Ukraine Conflict: The Interplay of Contradictions

Ukraine is being supplied with lethal weaponry by NATO countries and, for the first time, by Germany
Ukraine's city hall is seen damaged in Russian offensive. [Representational image]
Ukraine's city hall is seen damaged in Russian offensive. [Representational image] File

The US-led NATO’s attempts to seek the high moral ground against aggression by the “brutal dictator Putin” reeks of hypocrisy and double-standards.

Going by the shrill pronouncements of President Biden and Prime Minister Johnson, this is the first time peace has been shattered in Europe after the Second World War and the end of the Cold War.

They completely ignore the fact that the first war in Europe after the dissolution of the Soviet Union in 1991 was the NATO aggression against Serbia and Yugoslavia in 1999.

The NATO forces unleashed a 78-day aerial bombardment on Belgrade and other places to achieve their goal of the dismemberment of Yugoslavia.

The NATO, after the Cold War, made it amply clear that it is an instrument for global US hegemony. The US and its allies, including Britain, invaded and destroyed Iraq leading to the death of a million Iraqis on the false pretext that Saddam Hussein’s regime had weapons of mass destruction.

After that, the NATO forces invaded and occupied Afghanistan for 20 years. The NATO partners attacked Libya and Syria, all sovereign States, the destructive consequences of which are still unfolding.

Therefore, the great hue and cry about how NATO under US leadership is committed to foil Russian aggression in Ukraine hardly gets any purchase in vast parts of the world, especially in Asia, Africa and Latin America.

The Russian attack on Ukraine has produced a confusing matrix of analysis and response to a conflict that is a product of various contradictions at play.

It cannot be understood unless seen in the context of the historic breakdown of the Soviet Union and the east European socialist system and the interplay of two forces that it unleashed: the rise of ethnic nationalisms of various reactionary hues and, the other, the aggressive thrust by the US-led western alliance to appropriate the entire European region which had been within the socialist bloc.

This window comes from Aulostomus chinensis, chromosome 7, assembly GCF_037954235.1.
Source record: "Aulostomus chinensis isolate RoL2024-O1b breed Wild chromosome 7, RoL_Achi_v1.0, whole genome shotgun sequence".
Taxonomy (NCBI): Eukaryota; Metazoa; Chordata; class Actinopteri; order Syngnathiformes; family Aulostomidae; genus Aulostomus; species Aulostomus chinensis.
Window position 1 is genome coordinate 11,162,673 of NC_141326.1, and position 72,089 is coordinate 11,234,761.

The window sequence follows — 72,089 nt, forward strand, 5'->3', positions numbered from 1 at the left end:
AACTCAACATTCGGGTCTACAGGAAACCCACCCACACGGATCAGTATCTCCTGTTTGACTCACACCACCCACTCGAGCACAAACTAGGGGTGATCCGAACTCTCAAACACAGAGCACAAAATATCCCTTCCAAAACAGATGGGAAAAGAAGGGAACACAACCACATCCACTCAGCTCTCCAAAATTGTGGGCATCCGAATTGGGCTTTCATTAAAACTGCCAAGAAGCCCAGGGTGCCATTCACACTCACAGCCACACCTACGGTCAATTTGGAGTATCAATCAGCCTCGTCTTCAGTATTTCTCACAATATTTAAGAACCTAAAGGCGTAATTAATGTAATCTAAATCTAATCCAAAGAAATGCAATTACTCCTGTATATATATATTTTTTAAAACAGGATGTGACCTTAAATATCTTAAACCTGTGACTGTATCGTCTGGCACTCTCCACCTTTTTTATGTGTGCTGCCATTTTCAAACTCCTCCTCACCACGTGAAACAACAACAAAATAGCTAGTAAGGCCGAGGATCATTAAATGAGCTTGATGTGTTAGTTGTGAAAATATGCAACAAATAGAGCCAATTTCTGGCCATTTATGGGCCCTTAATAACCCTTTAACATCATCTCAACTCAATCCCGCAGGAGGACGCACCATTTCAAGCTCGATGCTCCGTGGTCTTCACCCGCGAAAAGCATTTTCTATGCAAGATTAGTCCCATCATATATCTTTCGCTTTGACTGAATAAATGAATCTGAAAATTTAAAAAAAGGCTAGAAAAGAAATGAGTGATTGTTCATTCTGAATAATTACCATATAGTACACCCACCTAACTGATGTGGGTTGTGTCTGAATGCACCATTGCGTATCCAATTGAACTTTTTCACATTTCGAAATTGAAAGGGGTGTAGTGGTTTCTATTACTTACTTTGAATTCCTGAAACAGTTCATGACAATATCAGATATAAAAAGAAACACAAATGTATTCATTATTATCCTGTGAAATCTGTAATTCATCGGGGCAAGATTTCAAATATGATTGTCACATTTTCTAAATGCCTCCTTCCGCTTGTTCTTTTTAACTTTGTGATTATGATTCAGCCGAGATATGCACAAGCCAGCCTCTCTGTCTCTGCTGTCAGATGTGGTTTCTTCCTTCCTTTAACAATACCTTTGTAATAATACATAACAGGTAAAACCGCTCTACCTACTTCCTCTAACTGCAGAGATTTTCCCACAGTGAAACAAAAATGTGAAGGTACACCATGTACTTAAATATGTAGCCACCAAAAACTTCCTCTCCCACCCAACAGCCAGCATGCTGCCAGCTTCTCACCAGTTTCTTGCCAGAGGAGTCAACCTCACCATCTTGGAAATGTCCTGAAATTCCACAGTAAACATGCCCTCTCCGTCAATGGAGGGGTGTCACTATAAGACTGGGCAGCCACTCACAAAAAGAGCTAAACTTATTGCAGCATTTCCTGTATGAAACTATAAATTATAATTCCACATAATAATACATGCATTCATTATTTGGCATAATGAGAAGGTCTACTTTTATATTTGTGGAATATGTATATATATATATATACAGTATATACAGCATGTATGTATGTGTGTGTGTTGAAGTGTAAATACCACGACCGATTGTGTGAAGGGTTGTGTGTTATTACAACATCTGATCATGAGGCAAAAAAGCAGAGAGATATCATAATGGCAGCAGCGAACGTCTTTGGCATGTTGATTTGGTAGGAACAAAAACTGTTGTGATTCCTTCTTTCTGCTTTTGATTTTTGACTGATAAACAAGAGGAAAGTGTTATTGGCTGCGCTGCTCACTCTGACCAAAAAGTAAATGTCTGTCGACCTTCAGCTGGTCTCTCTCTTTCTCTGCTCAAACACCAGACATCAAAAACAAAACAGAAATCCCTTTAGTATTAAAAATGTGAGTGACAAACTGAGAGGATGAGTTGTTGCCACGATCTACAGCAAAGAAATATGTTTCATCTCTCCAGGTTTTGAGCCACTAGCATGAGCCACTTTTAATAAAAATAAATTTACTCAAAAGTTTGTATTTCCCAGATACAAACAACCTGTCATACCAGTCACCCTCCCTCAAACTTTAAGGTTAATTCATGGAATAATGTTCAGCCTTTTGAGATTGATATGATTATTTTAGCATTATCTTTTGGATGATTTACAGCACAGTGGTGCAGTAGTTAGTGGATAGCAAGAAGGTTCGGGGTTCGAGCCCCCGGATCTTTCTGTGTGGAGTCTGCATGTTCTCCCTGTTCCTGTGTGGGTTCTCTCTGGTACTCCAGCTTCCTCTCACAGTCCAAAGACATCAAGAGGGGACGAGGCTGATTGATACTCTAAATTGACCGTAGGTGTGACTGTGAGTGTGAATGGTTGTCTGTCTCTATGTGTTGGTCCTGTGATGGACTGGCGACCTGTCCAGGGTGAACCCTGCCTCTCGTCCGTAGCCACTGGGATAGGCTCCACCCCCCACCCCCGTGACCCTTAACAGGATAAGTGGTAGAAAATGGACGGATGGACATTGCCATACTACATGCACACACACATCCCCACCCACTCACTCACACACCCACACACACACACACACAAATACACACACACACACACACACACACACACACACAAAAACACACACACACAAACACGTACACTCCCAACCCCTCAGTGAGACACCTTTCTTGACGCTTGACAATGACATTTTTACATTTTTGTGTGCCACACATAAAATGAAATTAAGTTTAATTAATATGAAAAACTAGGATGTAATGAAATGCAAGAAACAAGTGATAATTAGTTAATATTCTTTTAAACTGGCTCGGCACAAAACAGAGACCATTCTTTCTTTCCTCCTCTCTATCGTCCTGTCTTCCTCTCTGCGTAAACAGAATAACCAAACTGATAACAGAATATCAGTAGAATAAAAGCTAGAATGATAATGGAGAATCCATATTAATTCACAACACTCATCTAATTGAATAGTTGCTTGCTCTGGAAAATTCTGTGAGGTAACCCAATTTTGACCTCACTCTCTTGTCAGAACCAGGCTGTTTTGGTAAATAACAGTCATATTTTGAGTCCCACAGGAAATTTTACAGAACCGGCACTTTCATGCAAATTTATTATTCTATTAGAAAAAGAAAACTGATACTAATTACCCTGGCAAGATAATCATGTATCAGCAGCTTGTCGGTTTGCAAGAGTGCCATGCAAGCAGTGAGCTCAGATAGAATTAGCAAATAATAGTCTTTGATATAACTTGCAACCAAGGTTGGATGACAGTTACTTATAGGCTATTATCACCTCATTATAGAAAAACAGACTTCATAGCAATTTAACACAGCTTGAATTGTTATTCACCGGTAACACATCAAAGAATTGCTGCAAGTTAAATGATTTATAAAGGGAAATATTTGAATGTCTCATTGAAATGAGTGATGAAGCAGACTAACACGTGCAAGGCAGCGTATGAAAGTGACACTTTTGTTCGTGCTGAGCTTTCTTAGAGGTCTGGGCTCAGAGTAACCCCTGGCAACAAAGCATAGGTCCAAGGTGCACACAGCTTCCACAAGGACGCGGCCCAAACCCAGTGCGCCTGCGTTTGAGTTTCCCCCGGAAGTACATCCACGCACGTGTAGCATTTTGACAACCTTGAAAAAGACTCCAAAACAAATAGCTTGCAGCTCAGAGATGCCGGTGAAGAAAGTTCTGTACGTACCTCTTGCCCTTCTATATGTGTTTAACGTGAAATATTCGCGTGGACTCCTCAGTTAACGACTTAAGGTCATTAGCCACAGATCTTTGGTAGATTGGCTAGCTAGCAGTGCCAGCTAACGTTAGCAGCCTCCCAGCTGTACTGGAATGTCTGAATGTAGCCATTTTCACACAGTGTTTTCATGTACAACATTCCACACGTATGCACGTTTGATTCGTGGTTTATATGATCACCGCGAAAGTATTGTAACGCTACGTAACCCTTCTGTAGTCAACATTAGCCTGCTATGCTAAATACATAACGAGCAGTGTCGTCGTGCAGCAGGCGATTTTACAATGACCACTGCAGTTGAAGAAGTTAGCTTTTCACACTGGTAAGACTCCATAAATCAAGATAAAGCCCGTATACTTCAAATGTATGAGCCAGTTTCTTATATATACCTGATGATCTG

Within months of the end of the Cold War in 1991, the US ruling circles had decided that US imperial hegemony would be established in a unipolar world. The US Defense Policy guideline stated, “Our policy must now refocus on precluding the emergence of any potential future global competition”.

The geopolitical doctrine since has been the imperialist strategy of world dominance. This first required the weakening of Russia, so as to make it an ineffectual power in EuroAsia.

The eastward expansion of NATO was the main instrument for this. Later, the focus was to shift to containing of the rising power of China.

Since 1990, when President George W. Bush assured President Gorbachev that reunification of Germany will not lead to NATO expansion eastward, this commitment remained only a verbal one. The NATO saw five waves of expansion since then, which have taken the whole of eastern Europe within the ambit of NATO and the three Baltic states which were a part of the erstwhile Soviet Union.

In 2008, the NATO offered Georgia and Ukraine membership of NATO. This was the last straw for Russia. Ukraine, as part of NATO, would be a dagger at Russia’s heart. In 2014, the so-called Maidan revolution was engineered in Ukraine to topple President Viktor Yanukovych, who had made some overtures to Russia for strengthening ties.

The Maidan revolution coup also saw neo-Nazi groups in action, who later formed the Azov Battalion, which serves under the Ukrainian army. From 2015, the US has been training Ukrainian combat troops and pumping in billions of dollars in arms and ammunition in anticipation of any conflict with Russia.

The rightwing regime installed by the US was hostile to the Russian ethnic population which is concentrated in large numbers in the Donbas region. The civil war, which began in eastern Ukraine got temporarily resolved through the ceasefire after the Minsk agreement.

The new dispensation in Ukraine got joining of NATO included into the constitution. Ukraine, with its historical, cultural and ethnic ties with Russia, turning hostile was worrisome to the Russian state.